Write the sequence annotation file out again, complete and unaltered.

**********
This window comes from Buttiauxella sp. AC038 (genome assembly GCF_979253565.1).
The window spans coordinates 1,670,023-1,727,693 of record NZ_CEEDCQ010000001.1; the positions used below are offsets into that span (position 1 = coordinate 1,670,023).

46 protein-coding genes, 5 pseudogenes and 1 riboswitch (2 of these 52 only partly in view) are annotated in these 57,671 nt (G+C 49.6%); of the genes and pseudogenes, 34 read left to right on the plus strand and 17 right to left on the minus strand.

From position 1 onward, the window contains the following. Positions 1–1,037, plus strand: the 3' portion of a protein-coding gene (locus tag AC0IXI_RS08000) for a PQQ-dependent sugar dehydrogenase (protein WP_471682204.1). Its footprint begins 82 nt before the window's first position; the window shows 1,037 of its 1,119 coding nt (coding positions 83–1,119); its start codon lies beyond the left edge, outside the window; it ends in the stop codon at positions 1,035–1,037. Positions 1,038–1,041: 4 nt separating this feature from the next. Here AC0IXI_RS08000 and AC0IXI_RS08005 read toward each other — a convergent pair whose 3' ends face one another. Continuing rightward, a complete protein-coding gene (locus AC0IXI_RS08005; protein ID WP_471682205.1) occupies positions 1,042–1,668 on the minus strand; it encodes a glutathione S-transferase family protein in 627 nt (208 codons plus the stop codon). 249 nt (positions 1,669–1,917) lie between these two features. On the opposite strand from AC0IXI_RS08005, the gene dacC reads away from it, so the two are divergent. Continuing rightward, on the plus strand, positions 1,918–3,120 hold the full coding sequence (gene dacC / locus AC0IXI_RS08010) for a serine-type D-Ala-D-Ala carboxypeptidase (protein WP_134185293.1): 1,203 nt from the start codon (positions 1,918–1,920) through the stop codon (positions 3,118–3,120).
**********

This window comes from Buttiauxella sp. AC038 (genome assembly GCF_979253565.1).
The window spans coordinates 1,670,023-1,727,693 of record NZ_CEEDCQ010000001.1; the positions used below are offsets into that span (position 1 = coordinate 1,670,023).

46 protein-coding genes, 5 pseudogenes and 1 riboswitch (2 of these 52 only partly in view) are annotated in these 57,671 nt (G+C 49.6%); of the genes and pseudogenes, 34 read left to right on the plus strand and 17 right to left on the minus strand.

From position 1 onward, the window contains the following. Positions 1–1,037, plus strand: the 3' portion of a protein-coding gene (locus tag AC0IXI_RS08000) for a PQQ-dependent sugar dehydrogenase (protein WP_471682204.1). Its footprint begins 82 nt before the window's first position; the window shows 1,037 of its 1,119 coding nt (coding positions 83–1,119); its start codon lies beyond the left edge, outside the window; it ends in the stop codon at positions 1,035–1,037. Positions 1,038–1,041: 4 nt separating this feature from the next. Here AC0IXI_RS08000 and AC0IXI_RS08005 read toward each other — a convergent pair whose 3' ends face one another. Continuing rightward, a complete protein-coding gene (locus AC0IXI_RS08005; protein ID WP_471682205.1) occupies positions 1,042–1,668 on the minus strand; it encodes a glutathione S-transferase family protein in 627 nt (208 codons plus the stop codon). 249 nt (positions 1,669–1,917) lie between these two features. On the opposite strand from AC0IXI_RS08005, the gene dacC reads away from it, so the two are divergent. Continuing rightward, on the plus strand, positions 1,918–3,120 hold the full coding sequence (gene dacC / locus AC0IXI_RS08010) for a serine-type D-Ala-D-Ala carboxypeptidase (protein WP_134185293.1): 1,203 nt from the start codon (positions 1,918–1,920) through the stop codon (positions 3,118–3,120).